Applications will be considered on a rolling basis until positions are filled. The exact starting date is flexible/negotiable. Positions are for 1 year and are renewable for up to 3 years. There are no teaching duties (in some cases, compensation for performing additional teaching duties may be arranged). Further information is available online at: 

Applications should be addressed to and should include:
1. a)    CV
2. b)    One representing research paper (possibly published)
3. c)    A short research statement (no more than 200 words)
4. d)    3 recommendation letters (please ask for these to be sent directly to

Typically post-doctoral scholarships range from $25,000 to $40,000 per year and carry no teaching duties. Note that scholarship income is not taxed in Israel and this may apply to non-residents through tax treaties. Also, the cost of living in Haifa is comparatively low. For example, the monthly rental of a one/two bedroom apartment in Haifa costs around $500-$800. For general information about doing a postdoc at the Technion, visit the Technion International School.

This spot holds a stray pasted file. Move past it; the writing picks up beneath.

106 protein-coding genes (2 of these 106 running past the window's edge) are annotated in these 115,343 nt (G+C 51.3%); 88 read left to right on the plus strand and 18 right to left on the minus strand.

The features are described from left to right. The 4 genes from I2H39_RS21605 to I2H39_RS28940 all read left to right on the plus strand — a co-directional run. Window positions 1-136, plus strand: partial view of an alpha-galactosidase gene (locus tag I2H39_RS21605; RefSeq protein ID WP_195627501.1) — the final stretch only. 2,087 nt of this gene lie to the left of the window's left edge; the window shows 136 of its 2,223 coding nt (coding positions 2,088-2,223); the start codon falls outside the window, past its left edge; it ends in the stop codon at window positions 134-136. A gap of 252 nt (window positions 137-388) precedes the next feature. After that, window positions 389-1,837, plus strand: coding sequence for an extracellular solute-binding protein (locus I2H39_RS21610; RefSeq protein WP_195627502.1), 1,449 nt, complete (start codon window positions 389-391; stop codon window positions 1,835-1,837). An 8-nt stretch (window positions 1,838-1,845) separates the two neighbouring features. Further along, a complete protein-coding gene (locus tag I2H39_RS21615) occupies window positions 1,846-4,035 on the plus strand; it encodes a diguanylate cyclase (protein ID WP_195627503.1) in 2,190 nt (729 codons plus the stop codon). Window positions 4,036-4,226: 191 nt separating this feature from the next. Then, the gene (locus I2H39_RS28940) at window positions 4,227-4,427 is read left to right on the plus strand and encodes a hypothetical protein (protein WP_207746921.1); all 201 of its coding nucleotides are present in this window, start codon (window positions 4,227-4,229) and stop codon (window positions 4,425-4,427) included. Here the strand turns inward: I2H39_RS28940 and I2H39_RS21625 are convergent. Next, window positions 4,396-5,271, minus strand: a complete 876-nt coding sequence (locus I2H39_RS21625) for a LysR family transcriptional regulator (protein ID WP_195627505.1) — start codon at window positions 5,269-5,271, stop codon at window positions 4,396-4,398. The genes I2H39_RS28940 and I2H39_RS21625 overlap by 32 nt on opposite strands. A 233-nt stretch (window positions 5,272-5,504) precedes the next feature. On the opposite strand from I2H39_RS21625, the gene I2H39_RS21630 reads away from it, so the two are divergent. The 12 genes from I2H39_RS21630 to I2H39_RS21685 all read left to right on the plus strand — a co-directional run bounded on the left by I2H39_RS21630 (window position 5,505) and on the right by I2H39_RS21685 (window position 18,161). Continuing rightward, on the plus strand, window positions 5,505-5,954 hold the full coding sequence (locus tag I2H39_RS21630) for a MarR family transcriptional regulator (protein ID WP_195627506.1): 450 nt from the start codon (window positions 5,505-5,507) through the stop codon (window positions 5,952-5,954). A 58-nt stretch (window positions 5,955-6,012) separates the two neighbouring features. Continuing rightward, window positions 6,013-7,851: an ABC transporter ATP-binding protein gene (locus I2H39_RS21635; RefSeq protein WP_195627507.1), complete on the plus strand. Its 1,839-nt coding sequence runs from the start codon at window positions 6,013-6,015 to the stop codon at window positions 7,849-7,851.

My two cents: Haifa is a very agreeable city, and Ido Erev is one of the most exciting scientists I know...

Are we discarding too many deceased donor kidneys in the U.S.? A comparison from France, in JAMA

Here's a recent article from JAMA, that several people have brought to my attention over the last year as it has wended its way to publication:

Disparities in Acceptance of Deceased Donor Kidneys Between the United States and France and Estimated Effects of Increased US Acceptance
Olivier Aubert, MD, PhD1,2; Peter P. Reese, MD1,3,4; Benoit Audry, PhD5; Yassine Bouatou, MD, PhD1,6; Marc Raynaud, MSc1; Denis Viglietti, MD1,6; Christophe Legendre, MD1,2; Denis Glotz, MD, PhD1,6; Jean-Phillipe Empana, MD, PhD1; Xavier Jouven, MD, PhD1; Carmen Lefaucheur, MD, PhD1,6; Christian Jacquelinet, MD, PhD5,7; Alexandre Loupy, MD, PhD1,2